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|Title:||Exploring the link between scavenger receptor B1 expression and chronic obstructive pulmonary disease pathogenesis||Authors:||VALACCHI, GIUSEPPE
|Keywords:||4-hydroxynonenal; lung; oxidative stress; protein adducts; scavenger receptor B1; Animals; Gene Expression Regulation; Humans; Lung; Oxidative Stress; Pulmonary Disease, Chronic Obstructive; Scavenger Receptors, Class B||Issue Date:||2015||Project:||None||Journal:||ANNALS OF THE NEW YORK ACADEMY OF SCIENCES||Abstract:||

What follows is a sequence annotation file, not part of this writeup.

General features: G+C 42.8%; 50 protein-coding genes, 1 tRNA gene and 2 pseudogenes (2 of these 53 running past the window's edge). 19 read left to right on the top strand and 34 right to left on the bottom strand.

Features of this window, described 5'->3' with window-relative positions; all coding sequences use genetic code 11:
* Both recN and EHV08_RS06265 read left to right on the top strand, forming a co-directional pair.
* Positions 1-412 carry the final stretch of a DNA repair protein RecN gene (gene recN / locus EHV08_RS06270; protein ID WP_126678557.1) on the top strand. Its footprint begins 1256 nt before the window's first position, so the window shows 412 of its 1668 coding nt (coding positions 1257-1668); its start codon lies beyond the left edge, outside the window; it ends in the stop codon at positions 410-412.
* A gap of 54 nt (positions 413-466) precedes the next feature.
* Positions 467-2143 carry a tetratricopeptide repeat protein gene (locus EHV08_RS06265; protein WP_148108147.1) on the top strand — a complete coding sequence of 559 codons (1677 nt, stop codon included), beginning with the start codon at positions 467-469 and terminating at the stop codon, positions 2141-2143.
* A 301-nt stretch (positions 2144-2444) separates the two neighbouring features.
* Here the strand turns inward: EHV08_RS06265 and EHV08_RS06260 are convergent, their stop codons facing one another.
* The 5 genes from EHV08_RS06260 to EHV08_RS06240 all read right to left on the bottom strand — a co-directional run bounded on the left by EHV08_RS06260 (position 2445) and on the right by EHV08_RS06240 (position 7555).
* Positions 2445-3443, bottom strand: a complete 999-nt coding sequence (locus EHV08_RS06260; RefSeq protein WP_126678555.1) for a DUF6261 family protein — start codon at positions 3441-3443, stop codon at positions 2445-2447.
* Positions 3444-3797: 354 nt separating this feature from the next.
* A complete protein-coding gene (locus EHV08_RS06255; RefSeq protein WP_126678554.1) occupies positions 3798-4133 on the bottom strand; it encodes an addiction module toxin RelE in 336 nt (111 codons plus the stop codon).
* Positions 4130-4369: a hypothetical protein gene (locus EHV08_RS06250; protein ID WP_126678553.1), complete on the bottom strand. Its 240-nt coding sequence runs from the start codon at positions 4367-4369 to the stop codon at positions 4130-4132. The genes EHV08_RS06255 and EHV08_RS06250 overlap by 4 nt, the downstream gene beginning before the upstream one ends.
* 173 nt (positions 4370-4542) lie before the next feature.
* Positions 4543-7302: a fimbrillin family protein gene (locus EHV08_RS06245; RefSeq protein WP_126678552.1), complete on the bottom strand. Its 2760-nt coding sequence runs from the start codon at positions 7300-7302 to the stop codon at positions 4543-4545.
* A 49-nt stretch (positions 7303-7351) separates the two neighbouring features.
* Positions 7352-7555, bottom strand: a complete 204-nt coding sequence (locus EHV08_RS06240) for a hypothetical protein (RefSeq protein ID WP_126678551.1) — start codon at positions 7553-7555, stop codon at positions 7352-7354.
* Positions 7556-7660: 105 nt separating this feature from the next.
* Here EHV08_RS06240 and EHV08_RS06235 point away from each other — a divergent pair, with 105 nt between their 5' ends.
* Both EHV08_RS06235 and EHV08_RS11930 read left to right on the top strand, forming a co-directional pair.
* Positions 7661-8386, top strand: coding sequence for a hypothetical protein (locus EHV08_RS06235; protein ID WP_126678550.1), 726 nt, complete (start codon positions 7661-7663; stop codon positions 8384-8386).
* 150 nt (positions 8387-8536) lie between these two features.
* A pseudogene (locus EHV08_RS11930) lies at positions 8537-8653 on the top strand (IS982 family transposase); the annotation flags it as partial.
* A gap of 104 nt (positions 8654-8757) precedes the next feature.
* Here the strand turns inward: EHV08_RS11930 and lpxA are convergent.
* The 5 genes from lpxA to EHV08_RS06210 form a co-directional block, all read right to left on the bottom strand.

Chronic obstructive pulmonary disease (COPD) has been recognized as one of the major causes of morbidity and mortality in the United States; it is the third leading cause of deaths in the United States, with approximately 15 million Americans affected with COPD. Although exposure to cigarette smoke has been shown to be the main, if not the only, risk factor for COPD, the mechanisms underlying this association remain unclear. Most smokers do not develop COPD, suggesting that a combination of exposure and susceptibility (genetic background) is required. Several mechanisms contribute to the pathogenesis of COPD, such as influx of inflammatory cells into the lung, imbalance between proteolytic and antiproteolytic molecules, disruption of the balance between apoptosis and replenishment of structural cells in the lung, and disruption of oxidant/antioxidant balance. The scavenger receptor BI (SRB1) plays an important role in mediating the uptake of high-density lipoprotein (HDL)-derived cholesterol and cholesteryl ester in tissues. In addition to its role as the HDL receptor, SRB1 is also involved in pathogen recognition, identification of apoptotic cells, tissue antioxidant uptake (tocopherol and carotenoids), and lung surfactant composition, all factors involved in COPD pathogenesis. Therefore, it is possible that lung SRB1 levels are involved in the development of COPD.
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